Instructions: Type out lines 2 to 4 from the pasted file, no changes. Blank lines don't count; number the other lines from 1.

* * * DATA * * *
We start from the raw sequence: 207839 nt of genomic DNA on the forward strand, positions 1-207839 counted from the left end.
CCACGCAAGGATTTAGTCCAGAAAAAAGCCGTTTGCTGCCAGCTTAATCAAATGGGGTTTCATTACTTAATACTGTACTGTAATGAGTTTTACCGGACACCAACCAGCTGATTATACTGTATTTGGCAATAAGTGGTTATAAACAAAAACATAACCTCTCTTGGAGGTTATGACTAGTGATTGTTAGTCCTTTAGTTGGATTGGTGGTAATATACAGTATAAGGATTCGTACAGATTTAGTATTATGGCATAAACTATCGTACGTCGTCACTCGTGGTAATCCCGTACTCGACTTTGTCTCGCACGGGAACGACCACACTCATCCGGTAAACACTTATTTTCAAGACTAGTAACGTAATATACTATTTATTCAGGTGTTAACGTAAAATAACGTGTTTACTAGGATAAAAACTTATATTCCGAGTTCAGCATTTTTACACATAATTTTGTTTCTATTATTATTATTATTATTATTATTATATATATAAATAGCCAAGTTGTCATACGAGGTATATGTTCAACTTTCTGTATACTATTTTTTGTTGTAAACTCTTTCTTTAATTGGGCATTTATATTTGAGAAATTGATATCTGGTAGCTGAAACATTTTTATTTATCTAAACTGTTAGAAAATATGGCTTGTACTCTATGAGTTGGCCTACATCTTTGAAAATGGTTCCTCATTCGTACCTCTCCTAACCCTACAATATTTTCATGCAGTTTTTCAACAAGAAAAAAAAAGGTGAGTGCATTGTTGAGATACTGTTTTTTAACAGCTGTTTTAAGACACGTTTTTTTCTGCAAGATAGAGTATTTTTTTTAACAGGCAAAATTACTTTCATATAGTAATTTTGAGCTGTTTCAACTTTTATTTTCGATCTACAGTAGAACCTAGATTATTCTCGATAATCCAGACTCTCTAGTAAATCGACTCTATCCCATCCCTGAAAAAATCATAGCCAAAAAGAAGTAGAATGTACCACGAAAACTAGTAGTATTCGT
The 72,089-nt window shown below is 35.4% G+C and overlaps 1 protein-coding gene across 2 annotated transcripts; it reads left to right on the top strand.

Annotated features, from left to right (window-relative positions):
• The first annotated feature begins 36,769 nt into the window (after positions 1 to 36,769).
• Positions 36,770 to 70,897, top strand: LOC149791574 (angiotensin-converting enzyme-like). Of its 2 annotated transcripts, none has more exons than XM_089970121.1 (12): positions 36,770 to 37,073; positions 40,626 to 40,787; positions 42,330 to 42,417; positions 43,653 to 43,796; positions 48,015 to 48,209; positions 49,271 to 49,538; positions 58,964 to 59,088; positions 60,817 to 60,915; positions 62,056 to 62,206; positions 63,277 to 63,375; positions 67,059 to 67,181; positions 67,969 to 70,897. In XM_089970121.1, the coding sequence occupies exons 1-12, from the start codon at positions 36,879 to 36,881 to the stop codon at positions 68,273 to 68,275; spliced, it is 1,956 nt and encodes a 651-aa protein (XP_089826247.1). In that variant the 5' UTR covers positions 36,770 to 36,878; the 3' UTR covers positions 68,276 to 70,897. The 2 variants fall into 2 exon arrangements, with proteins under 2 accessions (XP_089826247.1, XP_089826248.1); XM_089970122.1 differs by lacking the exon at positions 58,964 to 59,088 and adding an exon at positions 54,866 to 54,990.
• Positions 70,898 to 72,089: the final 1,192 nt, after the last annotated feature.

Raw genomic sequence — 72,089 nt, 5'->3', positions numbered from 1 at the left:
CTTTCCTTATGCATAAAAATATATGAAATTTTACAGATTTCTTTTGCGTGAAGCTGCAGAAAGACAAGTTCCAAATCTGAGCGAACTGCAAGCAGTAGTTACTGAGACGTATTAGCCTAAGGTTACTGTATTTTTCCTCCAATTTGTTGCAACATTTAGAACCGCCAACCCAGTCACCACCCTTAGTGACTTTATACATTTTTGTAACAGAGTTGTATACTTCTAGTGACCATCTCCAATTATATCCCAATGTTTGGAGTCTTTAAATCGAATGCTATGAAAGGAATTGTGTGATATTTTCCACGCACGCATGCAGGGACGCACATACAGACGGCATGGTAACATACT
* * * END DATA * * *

CCACGCAAGGATTTAGTCCAGAAAAAAGCCGTTTGCTGCCAGCTTAATCAAATGGGGTTTCATTACTTAATACTGTACTGTAATGAGTTTTACCGGACACCAACCAGCTGATTATACTGTATTTGGCAATAAGTGGTTATAAACAAAAACATAACCTCTCTTGGAGGTTATGACTAGTGATTGTTAGTCCTTTAGTTGGATTGGTGGTAATATACAGTATAAGGATTCGTACAGATTTAGTATTATGGCATAAACTATCGTACGTCGTCACTCGTGGTAATCCCGTACTCGACTTTGTCTCGCACGGGAACGACCACACTCATCCGGTAAACACTTATTTTCAAGACTAGTAACGTAATATACTATTTATTCAGGTGTTAACGTAAAATAACGTGTTTACTAGGATAAAAACTTATATTCCGAGTTCAGCATTTTTACACATAATTTTGTTTCTATTATTATTATTATTATTATTATTATATATATAAATAGCCAAGTTGTCATACGAGGTATATGTTCAACTTTCTGTATACTATTTTTTGTTGTAAACTCTTTCTTTAATTGGGCATTTATATTTGAGAAATTGATATCTGGTAGCTGAAACATTTTTATTTATCTAAACTGTTAGAAAATATGGCTTGTACTCTATGAGTTGGCCTACATCTTTGAAAATGGTTCCTCATTCGTACCTCTCCTAACCCTACAATATTTTCATGCAGTTTTTCAACAAGAAAAAAAAAGGTGAGTGCATTGTTGAGATACTGTTTTTTAACAGCTGTTTTAAGACACGTTTTTTTCTGCAAGATAGAGTATTTTTTTTAACAGGCAAAATTACTTTCATATAGTAATTTTGAGCTGTTTCAACTTTTATTTTCGATCTACAGTAGAACCTAGATTATTCTCGATAATCCAGACTCTCTAGTAAATCGACTCTATCCCATCCCTGAAAAAATCATAGCCAAAAAGAAGTAGAATGTACCACGAAAACTAGTAGTATTCGT
The 72,089-nt window shown below is 35.4% G+C and overlaps 1 protein-coding gene across 2 annotated transcripts; it reads left to right on the top strand.

Annotated features, from left to right (window-relative positions):